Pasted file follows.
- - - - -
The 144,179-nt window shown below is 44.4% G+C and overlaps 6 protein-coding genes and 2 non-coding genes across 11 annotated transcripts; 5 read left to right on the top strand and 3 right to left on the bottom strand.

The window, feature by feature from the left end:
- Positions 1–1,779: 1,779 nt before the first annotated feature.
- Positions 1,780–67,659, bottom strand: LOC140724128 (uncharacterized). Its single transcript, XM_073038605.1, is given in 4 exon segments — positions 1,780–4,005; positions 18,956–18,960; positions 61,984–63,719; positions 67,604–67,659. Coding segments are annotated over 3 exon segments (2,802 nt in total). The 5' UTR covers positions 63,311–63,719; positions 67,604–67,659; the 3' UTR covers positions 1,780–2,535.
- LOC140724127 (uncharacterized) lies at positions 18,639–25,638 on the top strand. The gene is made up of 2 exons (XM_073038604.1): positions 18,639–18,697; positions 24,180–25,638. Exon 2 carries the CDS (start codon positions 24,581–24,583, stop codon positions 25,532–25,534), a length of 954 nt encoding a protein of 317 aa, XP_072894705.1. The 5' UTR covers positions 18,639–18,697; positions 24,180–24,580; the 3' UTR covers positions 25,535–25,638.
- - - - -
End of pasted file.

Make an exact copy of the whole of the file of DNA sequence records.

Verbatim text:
The 144,179-nt window shown below is 44.4% G+C and overlaps 6 protein-coding genes and 2 non-coding genes across 11 annotated transcripts; 5 read left to right on the top strand and 3 right to left on the bottom strand.

The window, feature by feature from the left end:
- Positions 1–1,779: 1,779 nt before the first annotated feature.
- Positions 1,780–67,659, bottom strand: LOC140724128 (uncharacterized). Its single transcript, XM_073038605.1, is given in 4 exon segments — positions 1,780–4,005; positions 18,956–18,960; positions 61,984–63,719; positions 67,604–67,659. Coding segments are annotated over 3 exon segments (2,802 nt in total). The 5' UTR covers positions 63,311–63,719; positions 67,604–67,659; the 3' UTR covers positions 1,780–2,535.
- LOC140724127 (uncharacterized) lies at positions 18,639–25,638 on the top strand. The gene is made up of 2 exons (XM_073038604.1): positions 18,639–18,697; positions 24,180–25,638. Exon 2 carries the CDS (start codon positions 24,581–24,583, stop codon positions 25,532–25,534), a length of 954 nt encoding a protein of 317 aa, XP_072894705.1. The 5' UTR covers positions 18,639–18,697; positions 24,180–24,580; the 3' UTR covers positions 25,535–25,638.